- Curatorial Conversations: Cultural Representation and the Smithsonian Folklife Festival ed. by Olivia Cadaval, Sojin Kim, and Diana Baird N’Diaye
The Smithsonian Folklife Festival is iconic in the field of folklore; however, most people outside the discipline have never heard of it. Folklorists may find this dubious, but as Steve Zeitlin observes, “the Festival has hardly penetrated the consciousness of the American people” (p. 306). He recalls: “Since I left Washington in 1981 and moved to New York City, I have rarely met anyone who has heard of this glorious Festival” (p. 306). Curatorial Conversations, edited by Olivia Cadaval, Sojin Kim, and Diana Baird N’Diaye, is a welcome addition to literature on public and applied folklore. Using the Festival as the fabric, this edited collection explores the many threads of public programming, cultural politics, lessons, reflections, history, and the future of this pioneering, large-scale event. For readers who are familiar with the Festival, it is a backstage pass into the making (or unmaking, or not making) of various exhibits from the perspectives of the curators. James Early begins his epilogue by noting that the book’s publication roughly coincides with the 50th anniversary of the Festival (p. 315). Many key public folklorists weigh in their voices, and as the editors note, this collection examines the Festival through various lenses, including “places of friction and contestation that arise among the many parties involved in producing it” (p. 20).
The book’s excellent introduction sets the collaborative tone of the volume. I was struck by the discussion of the title “curator” and how the curatorial position came to be used and understood in the Festival context (pp. 24–5). Likewise, Kurt Dewhurst and Marsha Mac-Dowell unpack the role of museum curation in their preface. These discussions bring nuance to notions of curatorship over time as well as best practices moving forward. Additionally, the introduction provides historical context to the Festival, from S. Dillon Ripley’s declaration—“Take the instruments out of their cases and let them sing”—to the cultural contexts surrounding the Festival throughout the decades, including civil rights activism in the 1960s and 1970s as well as the mid-1970s “watershed moment” when the Folk Arts Program was established by the National Endowment for the Arts and the US Congress created the American Folklife Center. For international readers, these are crucial moments, and they inform our understanding of public folklore in the United States.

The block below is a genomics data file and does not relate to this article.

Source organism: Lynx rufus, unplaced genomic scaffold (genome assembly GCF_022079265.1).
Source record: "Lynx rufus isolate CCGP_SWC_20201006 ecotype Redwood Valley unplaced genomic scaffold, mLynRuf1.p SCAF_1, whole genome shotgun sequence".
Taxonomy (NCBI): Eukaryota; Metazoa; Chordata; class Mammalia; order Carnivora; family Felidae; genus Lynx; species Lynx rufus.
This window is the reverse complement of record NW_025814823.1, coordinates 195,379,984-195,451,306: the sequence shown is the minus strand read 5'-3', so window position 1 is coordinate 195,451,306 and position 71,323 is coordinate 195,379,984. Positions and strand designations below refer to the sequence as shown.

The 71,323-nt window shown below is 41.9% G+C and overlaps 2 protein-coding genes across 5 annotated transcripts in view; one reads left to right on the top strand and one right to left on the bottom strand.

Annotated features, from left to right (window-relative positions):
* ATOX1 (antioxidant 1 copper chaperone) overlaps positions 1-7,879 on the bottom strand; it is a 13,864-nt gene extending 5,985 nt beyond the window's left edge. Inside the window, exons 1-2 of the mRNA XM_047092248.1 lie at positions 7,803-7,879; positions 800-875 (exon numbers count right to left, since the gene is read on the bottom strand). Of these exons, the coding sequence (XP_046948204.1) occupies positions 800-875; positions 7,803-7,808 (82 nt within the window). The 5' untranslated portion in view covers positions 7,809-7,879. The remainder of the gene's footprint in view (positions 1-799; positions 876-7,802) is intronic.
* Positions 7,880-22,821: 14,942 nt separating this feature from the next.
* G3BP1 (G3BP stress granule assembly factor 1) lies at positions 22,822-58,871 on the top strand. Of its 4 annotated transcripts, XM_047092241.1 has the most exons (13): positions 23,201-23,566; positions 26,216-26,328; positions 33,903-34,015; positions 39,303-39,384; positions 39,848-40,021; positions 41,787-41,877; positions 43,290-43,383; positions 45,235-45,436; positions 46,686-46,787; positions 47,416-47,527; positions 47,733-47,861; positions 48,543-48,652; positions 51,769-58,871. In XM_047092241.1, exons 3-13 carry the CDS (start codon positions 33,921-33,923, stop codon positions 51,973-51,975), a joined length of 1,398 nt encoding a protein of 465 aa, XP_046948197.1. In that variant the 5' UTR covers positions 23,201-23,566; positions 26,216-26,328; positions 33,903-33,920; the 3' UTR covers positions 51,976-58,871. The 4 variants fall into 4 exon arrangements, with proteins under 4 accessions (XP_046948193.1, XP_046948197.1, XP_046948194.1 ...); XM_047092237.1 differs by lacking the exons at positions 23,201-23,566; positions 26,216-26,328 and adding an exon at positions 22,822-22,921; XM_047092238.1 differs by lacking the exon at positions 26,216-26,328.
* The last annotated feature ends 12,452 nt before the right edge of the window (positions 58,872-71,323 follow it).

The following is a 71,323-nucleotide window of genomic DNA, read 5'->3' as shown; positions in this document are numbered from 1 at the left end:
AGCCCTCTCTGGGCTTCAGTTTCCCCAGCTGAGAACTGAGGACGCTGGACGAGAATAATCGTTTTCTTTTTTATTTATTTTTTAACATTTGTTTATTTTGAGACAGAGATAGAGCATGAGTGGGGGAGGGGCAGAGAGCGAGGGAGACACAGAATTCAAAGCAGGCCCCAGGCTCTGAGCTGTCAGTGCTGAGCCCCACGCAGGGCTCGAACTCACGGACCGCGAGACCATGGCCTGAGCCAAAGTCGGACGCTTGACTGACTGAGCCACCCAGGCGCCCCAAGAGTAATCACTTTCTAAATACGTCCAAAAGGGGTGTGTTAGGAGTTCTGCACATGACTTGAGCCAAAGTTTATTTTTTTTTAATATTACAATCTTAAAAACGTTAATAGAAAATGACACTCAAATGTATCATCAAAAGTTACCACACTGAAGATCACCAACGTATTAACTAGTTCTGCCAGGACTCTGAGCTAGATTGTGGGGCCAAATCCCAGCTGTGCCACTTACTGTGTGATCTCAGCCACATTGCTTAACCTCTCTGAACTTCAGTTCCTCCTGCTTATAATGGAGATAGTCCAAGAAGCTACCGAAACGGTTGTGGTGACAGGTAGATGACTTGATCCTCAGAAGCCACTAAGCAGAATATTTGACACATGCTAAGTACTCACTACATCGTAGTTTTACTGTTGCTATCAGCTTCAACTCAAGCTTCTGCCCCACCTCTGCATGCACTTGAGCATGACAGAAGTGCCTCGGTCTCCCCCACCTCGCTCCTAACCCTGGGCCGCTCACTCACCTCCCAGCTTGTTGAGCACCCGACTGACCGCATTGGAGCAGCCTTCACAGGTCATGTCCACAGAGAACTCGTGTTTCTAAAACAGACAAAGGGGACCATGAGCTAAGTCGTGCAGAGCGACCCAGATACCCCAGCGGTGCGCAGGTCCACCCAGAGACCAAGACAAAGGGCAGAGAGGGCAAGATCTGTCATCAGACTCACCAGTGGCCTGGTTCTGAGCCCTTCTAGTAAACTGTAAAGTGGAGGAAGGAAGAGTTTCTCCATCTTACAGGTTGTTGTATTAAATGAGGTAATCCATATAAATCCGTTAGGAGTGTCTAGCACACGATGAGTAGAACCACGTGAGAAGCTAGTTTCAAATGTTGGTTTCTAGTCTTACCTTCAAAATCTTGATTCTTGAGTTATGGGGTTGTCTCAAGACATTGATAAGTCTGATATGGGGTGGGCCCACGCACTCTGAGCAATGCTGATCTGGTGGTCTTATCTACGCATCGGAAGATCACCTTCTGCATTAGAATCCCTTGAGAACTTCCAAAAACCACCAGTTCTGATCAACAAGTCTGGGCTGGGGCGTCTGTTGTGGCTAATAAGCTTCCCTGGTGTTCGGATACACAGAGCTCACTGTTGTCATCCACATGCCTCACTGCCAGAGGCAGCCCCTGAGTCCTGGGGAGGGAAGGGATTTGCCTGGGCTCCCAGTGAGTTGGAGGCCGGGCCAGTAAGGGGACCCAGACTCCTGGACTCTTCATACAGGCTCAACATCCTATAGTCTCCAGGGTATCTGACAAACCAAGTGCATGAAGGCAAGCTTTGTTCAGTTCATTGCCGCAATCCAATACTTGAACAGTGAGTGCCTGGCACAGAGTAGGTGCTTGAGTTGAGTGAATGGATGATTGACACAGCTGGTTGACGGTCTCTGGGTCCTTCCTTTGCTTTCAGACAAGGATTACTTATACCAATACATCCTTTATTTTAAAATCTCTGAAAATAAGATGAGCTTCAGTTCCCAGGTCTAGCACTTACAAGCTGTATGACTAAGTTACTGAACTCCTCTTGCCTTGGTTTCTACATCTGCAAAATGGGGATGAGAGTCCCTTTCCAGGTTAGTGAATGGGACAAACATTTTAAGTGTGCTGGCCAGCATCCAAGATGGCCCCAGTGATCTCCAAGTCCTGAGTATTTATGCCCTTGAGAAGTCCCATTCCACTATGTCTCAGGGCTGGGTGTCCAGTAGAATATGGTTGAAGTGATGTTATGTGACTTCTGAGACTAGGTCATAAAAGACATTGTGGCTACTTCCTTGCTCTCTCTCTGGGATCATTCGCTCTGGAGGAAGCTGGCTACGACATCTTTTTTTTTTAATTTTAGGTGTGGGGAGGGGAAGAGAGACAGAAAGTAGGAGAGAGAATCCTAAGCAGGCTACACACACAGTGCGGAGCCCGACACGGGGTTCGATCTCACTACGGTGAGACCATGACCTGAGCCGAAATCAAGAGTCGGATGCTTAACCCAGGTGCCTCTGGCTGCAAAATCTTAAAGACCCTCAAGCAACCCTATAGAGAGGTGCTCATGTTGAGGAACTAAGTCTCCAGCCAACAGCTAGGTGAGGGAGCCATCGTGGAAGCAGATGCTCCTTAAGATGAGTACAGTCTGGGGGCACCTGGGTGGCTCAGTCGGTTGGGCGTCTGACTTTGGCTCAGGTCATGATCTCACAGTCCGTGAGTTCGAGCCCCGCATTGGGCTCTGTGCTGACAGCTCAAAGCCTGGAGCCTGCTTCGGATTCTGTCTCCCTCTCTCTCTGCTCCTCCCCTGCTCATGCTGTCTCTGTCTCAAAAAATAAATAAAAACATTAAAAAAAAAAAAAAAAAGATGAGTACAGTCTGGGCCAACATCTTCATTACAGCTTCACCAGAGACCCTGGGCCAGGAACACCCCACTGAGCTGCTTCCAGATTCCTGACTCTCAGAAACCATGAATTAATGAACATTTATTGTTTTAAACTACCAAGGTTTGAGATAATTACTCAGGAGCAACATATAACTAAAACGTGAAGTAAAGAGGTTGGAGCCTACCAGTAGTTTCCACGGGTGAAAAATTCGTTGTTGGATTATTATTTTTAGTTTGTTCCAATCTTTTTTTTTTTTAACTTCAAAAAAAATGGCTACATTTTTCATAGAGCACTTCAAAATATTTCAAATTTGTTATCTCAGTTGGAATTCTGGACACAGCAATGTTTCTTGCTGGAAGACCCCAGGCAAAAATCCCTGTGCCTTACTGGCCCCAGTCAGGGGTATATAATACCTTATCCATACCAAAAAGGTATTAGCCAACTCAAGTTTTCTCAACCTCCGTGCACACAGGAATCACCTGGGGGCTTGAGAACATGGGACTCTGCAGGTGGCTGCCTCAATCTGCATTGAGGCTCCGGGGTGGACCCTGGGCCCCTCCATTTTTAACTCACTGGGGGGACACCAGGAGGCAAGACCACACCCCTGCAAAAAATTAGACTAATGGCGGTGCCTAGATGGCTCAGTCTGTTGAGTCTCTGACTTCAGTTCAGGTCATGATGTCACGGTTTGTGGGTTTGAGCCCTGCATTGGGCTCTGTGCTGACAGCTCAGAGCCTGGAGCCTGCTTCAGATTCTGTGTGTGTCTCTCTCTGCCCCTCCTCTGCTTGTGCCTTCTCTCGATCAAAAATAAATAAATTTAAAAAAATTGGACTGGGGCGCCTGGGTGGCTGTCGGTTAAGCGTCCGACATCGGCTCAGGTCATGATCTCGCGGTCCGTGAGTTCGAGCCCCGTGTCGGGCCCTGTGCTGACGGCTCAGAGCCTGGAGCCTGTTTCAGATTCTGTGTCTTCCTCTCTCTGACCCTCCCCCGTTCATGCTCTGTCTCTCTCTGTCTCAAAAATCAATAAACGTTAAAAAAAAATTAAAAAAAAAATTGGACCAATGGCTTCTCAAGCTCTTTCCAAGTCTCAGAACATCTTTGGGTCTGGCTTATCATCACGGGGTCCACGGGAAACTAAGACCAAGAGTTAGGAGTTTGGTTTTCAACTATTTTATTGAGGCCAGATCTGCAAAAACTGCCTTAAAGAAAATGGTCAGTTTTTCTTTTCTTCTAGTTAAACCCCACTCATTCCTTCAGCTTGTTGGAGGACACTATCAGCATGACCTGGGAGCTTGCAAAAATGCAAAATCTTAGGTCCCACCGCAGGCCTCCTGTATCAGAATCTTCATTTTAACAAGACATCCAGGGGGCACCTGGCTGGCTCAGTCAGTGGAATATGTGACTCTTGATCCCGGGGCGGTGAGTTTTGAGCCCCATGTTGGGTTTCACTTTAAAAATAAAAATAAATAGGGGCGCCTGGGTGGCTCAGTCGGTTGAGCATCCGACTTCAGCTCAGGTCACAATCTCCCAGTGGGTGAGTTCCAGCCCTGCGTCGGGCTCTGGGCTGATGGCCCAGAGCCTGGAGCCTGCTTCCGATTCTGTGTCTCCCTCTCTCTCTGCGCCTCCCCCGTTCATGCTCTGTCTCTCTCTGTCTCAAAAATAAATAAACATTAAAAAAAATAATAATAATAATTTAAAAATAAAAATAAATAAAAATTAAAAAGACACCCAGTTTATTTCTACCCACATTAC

Cynthia L. Vidaurri points out in “Cuba— Confluencias, Creatividad y Color: The Making of a Cuba Folklife Festival Project” that in Latin American culture, “folklore” and “folklorist” carry different meanings; therefore, when doing fieldwork in Mexico, she refrains “from using the term [folklorist] because it makes people think I professionally perform folklorized traditional music and dance” (p. 143). Instead, she and colleague/co-editor Olivia Cadaval use the terms “cultura popular (grassroots culture) and cultura tradicional (traditional culture)” (p. 143). Vidaurri’s emphasis on language is perceptive and thoughtful, and essentially at the heart of this work are issues of cultural representation: “Language is so charged with values, ideology, particular meanings, and regional specificity that it is constantly necessary to review discussions in order to ensure that all parties share the same understandings” (p. 145). [End Page 89]
Along with the introduction by the editors, the book includes a preface, prologue, and epilogue. The rest of the volume is divided into four sections: “Early Vision and Transformations,” “Collaborations and Cultural Politics,” “The Poetics of Representation,” and “The Festival as Catalyst.” The authors all have been employed by the Smithsonian and have many years of experience and Festival programming among them. The sections could easily be weekly topics for a course and provide deliberate platforms for—no surprise here—curatorial conversations. As such, the volume may be read as a series of conversations among professionals as well as a springboard for ongoing issues, reflections, thoughts, and concerns about cultural productions. Even though the...